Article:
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Use of pronouns

If you know someone who wishes to change the pronoun by which they are referred (for example from she to he), try to understand it is very important to them that you respect this, even if you initially find it difficult to consider them that gender.  Deliberately using a different pronoun for the person will be experienced as offensive, judgemental and hurtful.

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Most trans people will use the most common pronouns, ‘he’ and ‘she’, to refer to themselves. However, some people may use the gender neutral pronouns ‘they’ and ‘their’ in the singular sense. You may also meet a trans person who uses less common gender neutral pronouns (such as ‘zie’ or ‘hir’) but these are currently mostly used online.  In place of the gendered titles of address (Mr, Miss, Mrs, Ms), you might see the use of a newly created gender-neutral title of Mx.  More commonly people may just opt not to use any title. Once someone has let you know their pronouns and title, it is really important to try and get them right as much as possible, even if they are new or unusual to you.

If you are speaking briefly with someone and you are unsure how the person would wish to be addressed, then it is usually best just to avoid using any gendered terms than to risk insulting them by guessing wrong.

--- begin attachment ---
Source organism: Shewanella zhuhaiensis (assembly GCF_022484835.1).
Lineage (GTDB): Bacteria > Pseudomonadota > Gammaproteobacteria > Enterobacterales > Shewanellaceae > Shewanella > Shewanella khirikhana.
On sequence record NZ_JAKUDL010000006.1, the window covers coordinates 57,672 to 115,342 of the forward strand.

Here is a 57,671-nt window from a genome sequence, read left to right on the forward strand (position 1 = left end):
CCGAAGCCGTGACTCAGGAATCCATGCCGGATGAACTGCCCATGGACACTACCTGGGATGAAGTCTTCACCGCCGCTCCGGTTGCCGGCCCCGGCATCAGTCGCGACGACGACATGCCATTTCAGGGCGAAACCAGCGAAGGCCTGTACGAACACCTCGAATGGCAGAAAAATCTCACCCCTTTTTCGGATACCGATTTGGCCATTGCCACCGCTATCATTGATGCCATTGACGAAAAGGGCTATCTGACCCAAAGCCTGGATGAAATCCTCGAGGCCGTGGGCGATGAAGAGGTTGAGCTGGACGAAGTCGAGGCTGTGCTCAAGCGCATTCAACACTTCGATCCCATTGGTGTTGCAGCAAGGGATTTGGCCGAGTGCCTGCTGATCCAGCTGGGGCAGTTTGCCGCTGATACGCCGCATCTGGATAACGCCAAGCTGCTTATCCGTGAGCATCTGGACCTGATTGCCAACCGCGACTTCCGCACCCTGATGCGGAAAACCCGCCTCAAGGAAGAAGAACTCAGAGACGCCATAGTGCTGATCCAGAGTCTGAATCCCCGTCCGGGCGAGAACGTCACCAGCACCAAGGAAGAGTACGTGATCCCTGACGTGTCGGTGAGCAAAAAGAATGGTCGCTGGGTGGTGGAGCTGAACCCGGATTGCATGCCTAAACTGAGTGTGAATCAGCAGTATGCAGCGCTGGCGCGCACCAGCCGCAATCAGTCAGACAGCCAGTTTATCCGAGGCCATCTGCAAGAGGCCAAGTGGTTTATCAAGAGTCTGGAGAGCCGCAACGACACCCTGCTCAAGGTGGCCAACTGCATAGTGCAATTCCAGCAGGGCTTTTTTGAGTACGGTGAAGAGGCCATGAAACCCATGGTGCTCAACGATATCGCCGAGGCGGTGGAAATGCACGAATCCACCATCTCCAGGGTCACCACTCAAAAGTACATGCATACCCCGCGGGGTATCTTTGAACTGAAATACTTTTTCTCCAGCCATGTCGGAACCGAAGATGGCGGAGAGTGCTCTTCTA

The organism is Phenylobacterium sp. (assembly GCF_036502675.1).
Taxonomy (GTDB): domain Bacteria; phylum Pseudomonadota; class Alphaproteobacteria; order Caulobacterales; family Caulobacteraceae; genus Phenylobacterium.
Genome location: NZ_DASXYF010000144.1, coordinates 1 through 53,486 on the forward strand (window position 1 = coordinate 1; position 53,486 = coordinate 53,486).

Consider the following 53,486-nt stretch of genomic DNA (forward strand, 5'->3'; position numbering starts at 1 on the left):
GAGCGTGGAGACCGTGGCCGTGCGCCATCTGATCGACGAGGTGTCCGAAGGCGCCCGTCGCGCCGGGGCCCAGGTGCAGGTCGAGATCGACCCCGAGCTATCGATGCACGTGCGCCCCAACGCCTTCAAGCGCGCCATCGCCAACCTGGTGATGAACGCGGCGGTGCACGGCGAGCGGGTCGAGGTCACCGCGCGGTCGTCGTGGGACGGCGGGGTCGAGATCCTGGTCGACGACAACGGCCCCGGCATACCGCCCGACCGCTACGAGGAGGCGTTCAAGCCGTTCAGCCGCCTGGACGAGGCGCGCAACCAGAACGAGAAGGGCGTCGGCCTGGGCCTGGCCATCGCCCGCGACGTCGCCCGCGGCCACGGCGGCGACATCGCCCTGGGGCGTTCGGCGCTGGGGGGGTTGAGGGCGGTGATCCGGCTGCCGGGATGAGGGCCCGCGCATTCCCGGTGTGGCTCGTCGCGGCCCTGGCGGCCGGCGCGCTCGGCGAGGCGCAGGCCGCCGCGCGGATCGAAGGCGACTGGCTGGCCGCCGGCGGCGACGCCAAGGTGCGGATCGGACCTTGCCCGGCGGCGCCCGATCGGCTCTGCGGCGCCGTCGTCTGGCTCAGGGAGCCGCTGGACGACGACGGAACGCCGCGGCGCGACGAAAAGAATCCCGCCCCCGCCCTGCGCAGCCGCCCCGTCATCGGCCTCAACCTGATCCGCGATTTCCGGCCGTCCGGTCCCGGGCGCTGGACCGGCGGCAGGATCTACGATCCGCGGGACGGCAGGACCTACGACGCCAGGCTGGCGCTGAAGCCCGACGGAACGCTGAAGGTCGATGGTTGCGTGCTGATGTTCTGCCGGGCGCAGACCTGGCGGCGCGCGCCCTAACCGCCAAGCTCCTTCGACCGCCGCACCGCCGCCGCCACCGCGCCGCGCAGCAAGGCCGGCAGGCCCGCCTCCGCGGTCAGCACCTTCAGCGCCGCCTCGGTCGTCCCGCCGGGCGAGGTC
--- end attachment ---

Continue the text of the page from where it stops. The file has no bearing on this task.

When the interaction is long enough, ask the person their name to try to determine which pronoun to use.  If it is still not clear then it is acceptable to politely ask: “excuse me, but which pronouns do you use?” or “excuse me, but how do you like to be addressed?”

If you accidentally use the wrong pronoun, just apologise once and continue with the conversation.  You don’t need to apologise profusely or try to explain why it happened – this often only causes more awkwardness.

When referring to a transgender person in their absence, you should still ensure you use the correct pronouns.  This is important in order to be respectful of their identity and also maintaining the consistency will help to prevent confusion, uncertainty and embarrassment for everyone.

Occasionally the situation can be a little more complex:  A transgender person may prefer one pronoun and name in some situations, and a different name and pronoun in others.  In such cases it is still very important to try and get it right.  If you are ever unsure, ask them again – don’t just guess.  It is also important not to link the names together as that could lead to them being outed.